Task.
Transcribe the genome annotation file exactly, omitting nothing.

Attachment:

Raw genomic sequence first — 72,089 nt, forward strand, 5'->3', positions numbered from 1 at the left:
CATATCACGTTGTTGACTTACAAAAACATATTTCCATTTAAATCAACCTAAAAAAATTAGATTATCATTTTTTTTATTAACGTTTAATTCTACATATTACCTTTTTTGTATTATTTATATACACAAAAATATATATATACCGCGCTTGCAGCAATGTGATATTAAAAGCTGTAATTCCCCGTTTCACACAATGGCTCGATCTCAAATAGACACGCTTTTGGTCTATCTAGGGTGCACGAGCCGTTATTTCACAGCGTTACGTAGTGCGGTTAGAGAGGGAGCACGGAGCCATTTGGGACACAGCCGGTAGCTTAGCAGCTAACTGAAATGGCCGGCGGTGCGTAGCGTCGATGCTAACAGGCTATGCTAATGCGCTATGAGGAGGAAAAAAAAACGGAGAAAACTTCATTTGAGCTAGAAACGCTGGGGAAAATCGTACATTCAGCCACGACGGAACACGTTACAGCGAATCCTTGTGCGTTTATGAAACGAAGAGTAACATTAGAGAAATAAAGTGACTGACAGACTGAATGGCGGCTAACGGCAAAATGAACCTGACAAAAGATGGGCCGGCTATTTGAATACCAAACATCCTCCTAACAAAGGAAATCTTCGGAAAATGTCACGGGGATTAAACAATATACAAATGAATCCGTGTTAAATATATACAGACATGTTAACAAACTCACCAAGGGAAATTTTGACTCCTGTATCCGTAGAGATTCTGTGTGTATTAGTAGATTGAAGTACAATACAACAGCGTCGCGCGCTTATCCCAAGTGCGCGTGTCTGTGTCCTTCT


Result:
Raw genomic sequence first — 72,089 nt, forward strand, 5'->3', positions numbered from 1 at the left:
CATATCACGTTGTTGACTTACAAAAACATATTTCCATTTAAATCAACCTAAAAAAATTAGATTATCATTTTTTTTATTAACGTTTAATTCTACATATTACCTTTTTTGTATTATTTATATACACAAAAATATATATATACCGCGCTTGCAGCAATGTGATATTAAAAGCTGTAATTCCCCGTTTCACACAATGGCTCGATCTCAAATAGACACGCTTTTGGTCTATCTAGGGTGCACGAGCCGTTATTTCACAGCGTTACGTAGTGCGGTTAGAGAGGGAGCACGGAGCCATTTGGGACACAGCCGGTAGCTTAGCAGCTAACTGAAATGGCCGGCGGTGCGTAGCGTCGATGCTAACAGGCTATGCTAATGCGCTATGAGGAGGAAAAAAAAACGGAGAAAACTTCATTTGAGCTAGAAACGCTGGGGAAAATCGTACATTCAGCCACGACGGAACACGTTACAGCGAATCCTTGTGCGTTTATGAAACGAAGAGTAACATTAGAGAAATAAAGTGACTGACAGACTGAATGGCGGCTAACGGCAAAATGAACCTGACAAAAGATGGGCCGGCTATTTGAATACCAAACATCCTCCTAACAAAGGAAATCTTCGGAAAATGTCACGGGGATTAAACAATATACAAATGAATCCGTGTTAAATATATACAGACATGTTAACAAACTCACCAAGGGAAATTTTGACTCCTGTATCCGTAGAGATTCTGTGTGTATTAGTAGATTGAAGTACAATACAACAGCGTCGCGCGCTTATCCCAAGTGCGCGTGTCTGTGTCCTTCT